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Writing for real people (plain language).

Why do plain language writers emphasize audience research? They do this because once you know who your readers are, you make choices that will make reading easier for them. You make these choices in grammar, vocabulary, and design.

Conversational words

Choose everyday, familiar words in their conversational meanings. Even Aristotle advised writers to use words that are current and ordinary. Use words that explain rather than mask meaning: end, stop, finish, or close instead of terminate. Agree or comply instead of accede to.

In trying to be conversational, don't also try to be trendy and hip. Not everyone follows trends. Remember such slang is an in-language for a certain group of people. Unless that group is your only audience, don't use slang. Don't use proactive or paradigm shift, and don't touch base or interface to optimize the impact.


When you know who you are writing for, you can decide how much jargon is OK. An article about court processes for lawyers might use "list" without further explanation but for the public you would want to indicate that "the family list" is the daily schedule for family court hearings. Would your grandmother be upset by a letter from her lawyer saying, "Your will is now ready, please come in for execution"? Don't use words like stem turns, gender segmentation, functional parameters or marginal cost-pricing unless you're talking to experts in that jargon area.

If you must use some specialized language, give definitions. You can do so unobtrusively. For example, "If you have reasonable grounds (meaning you have good reason) to believe that" or "In economics, arbitrage is the practice of..." Sometimes you need to introduce the readers to terms they will come across in the court system or other institution: "Collusion is when you agree to deceive the court."

Figures of speech

Most writing style guides tell you to make use of analogies, metaphors, similes, and other figures of speech to give your writing life and colour. A problem arises when these reflect cultural experiences that are not common to all your readers. When the movie Like Water for Chocolate was released, most of us required an explanation of the simile. When an information pamphlet for Asian senior citizens on tobacco consumption made a play on the title Sex, Lies and Videotape, none of the target audience had a hint what the joke was about in Smoke, Lies and Videotape.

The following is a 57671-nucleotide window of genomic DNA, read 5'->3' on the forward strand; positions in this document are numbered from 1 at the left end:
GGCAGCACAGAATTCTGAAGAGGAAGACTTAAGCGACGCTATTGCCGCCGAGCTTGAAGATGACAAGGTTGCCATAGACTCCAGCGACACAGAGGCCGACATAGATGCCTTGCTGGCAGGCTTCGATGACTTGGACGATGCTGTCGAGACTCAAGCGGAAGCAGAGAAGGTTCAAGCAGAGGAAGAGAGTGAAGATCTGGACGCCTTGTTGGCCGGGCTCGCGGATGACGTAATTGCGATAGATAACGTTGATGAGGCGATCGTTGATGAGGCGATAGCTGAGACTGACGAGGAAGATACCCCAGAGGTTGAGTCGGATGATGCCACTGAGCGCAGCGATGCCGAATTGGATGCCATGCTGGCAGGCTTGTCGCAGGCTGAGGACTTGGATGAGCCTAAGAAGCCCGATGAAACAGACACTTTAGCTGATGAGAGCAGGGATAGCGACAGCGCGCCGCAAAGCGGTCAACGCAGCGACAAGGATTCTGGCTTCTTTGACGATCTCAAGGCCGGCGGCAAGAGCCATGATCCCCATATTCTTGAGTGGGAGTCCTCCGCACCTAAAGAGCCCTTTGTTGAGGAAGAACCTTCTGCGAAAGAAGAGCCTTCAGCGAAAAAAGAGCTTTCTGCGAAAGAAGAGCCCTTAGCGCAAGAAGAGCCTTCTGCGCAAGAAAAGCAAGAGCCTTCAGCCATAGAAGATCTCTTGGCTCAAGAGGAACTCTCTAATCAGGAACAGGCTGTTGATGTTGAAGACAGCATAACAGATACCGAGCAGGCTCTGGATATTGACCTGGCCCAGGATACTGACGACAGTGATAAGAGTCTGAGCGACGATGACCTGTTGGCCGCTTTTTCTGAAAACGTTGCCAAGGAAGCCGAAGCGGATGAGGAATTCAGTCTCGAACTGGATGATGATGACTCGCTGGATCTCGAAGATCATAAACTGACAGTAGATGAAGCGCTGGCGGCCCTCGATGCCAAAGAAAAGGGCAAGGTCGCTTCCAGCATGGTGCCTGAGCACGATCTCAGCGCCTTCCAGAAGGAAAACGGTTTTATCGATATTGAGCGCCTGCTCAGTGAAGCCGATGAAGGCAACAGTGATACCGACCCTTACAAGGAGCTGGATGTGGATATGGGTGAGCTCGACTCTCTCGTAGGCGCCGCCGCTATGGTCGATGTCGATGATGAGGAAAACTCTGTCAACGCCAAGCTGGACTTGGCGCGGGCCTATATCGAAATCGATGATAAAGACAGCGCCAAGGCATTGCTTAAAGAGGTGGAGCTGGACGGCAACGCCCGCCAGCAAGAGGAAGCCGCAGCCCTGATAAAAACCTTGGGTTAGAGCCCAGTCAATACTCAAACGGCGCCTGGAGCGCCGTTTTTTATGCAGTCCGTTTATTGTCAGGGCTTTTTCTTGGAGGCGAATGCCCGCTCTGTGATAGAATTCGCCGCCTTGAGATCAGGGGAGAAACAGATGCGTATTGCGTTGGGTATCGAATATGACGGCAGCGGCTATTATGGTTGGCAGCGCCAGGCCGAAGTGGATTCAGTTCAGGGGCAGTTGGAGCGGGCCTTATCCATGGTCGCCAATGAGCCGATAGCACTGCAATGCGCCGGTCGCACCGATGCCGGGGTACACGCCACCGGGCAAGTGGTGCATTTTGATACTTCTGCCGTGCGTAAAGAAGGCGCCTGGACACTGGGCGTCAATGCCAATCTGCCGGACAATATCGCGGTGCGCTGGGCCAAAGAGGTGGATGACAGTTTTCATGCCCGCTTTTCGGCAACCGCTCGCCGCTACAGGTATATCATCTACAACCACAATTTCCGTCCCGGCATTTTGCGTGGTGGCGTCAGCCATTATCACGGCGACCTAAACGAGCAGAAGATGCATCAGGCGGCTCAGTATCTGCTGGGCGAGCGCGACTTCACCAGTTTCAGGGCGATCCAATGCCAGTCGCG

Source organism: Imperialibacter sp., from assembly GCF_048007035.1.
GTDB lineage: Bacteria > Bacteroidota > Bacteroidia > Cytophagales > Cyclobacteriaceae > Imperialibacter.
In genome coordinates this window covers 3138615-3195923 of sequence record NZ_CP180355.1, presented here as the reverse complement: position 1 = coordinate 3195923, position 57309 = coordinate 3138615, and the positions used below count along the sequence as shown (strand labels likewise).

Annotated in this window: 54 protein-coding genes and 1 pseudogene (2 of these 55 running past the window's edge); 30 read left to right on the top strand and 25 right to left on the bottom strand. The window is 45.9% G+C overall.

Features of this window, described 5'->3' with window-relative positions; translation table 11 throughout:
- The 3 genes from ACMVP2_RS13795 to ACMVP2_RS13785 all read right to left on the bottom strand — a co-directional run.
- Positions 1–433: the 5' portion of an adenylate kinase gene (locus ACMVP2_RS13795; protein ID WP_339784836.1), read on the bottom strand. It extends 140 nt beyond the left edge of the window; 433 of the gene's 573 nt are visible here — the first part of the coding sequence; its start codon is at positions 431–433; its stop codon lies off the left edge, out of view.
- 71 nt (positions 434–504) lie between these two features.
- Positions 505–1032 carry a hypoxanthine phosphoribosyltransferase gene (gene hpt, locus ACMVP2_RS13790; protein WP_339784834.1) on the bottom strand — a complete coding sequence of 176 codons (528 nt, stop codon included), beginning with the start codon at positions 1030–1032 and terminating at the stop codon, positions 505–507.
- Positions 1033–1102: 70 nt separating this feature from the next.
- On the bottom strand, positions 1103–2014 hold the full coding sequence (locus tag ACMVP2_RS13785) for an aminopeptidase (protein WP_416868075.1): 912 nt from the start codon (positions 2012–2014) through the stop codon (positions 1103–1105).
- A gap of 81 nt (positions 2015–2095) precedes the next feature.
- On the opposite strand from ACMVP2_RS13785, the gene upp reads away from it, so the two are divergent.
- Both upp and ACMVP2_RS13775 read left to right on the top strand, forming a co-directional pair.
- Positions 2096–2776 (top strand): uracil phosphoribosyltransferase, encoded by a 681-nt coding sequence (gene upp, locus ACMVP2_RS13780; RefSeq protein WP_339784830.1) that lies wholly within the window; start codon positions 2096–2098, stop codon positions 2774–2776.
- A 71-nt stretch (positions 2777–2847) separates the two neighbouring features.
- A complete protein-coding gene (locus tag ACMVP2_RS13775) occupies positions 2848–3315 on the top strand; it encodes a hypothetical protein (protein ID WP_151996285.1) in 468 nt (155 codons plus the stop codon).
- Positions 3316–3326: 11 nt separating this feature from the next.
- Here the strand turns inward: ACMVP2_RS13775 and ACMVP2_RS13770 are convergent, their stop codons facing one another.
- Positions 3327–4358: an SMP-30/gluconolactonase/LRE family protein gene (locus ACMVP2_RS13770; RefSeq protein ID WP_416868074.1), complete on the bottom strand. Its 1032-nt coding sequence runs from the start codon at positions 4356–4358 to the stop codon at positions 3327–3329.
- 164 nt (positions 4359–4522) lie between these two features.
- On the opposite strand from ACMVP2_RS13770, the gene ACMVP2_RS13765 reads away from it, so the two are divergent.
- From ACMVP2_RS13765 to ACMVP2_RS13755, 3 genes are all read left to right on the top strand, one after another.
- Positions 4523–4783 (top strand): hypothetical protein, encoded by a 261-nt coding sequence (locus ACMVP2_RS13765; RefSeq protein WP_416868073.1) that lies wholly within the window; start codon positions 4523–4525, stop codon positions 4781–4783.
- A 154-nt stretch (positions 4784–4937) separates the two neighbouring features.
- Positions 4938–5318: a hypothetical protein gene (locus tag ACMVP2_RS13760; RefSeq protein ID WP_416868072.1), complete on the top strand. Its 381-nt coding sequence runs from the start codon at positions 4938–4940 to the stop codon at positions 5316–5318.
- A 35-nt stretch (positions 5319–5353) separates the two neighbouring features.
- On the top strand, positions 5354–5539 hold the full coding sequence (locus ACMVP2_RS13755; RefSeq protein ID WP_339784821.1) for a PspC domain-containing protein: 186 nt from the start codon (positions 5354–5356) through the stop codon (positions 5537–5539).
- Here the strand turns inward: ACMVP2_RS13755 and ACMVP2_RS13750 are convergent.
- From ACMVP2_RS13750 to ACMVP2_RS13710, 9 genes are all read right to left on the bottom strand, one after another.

Cross-cultural issues

The first problem in inter-cultural communication is words that are not known to others. "Don't go off without your toque" will make no sense to a child recently immigrated from Australia. Even simple words may not be understood by people who haven't experienced certain historic events or cultural activities. Consider the wisdom of using the phrase "buried under an avalanche of paper" when writing to someone from Southern India (lacking our experience with mountains of snow).

The second problem is words that carry a different meaning in Canada or in your field of endeavour. For example, the word demise carries all of these meanings: death, lease, convey, transfer, rent, grant and bequeath. And of course some words (contranyms) carry contradictory meanings within themselves which you may have never considered: sanction can indicate either approval or censure.

Brevity and simplicity

Nowadays people are in a hurry. They won't take the time to search a lengthy document for its essential message. Readers scan a long document to decide whether it has relevance to them. If the headings or graphics don't shout "READ ME", the document will be dropped. In order to get read, documents must look interesting, relevant, brief, and easy. Don't go so far with brevity that the document fails to communicate its message, but don't go on any longer than you must. Resist any urge to convert Pope's phrase, "To err is human, to forgive divine" to "To err, whether willfully or through carelessness, is human, whereas, however, to forgive is divine or an approximation thereof".

In addition to keeping the writing clear and succinct, you can use physical space to make the document look simple. This involves design features like headings, visual features like graphics and charts, and comfort factors like adequate white space and large-enough type faces.

Get real: Be clear

Today's readers are not the same as they were years ago. The audience is more diverse and individuals have less time and patience for gobbledygook and unnecessary complexity. And, you must expect that your audience has different needs and expectations than you do. Watch the way you write and seek the common good: clear, easy, readable writing.

This column is written by Plain Language Partners, a consulting firm in Vancouver, BC.
COPYRIGHT 1997 Legal Resource Centre of Alberta Ltd.
No portion of this article can be reproduced without the express written permission from the copyright holder.
Copyright 1997 Gale, Cengage Learning. All rights reserved.

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Date:Feb 1, 1997
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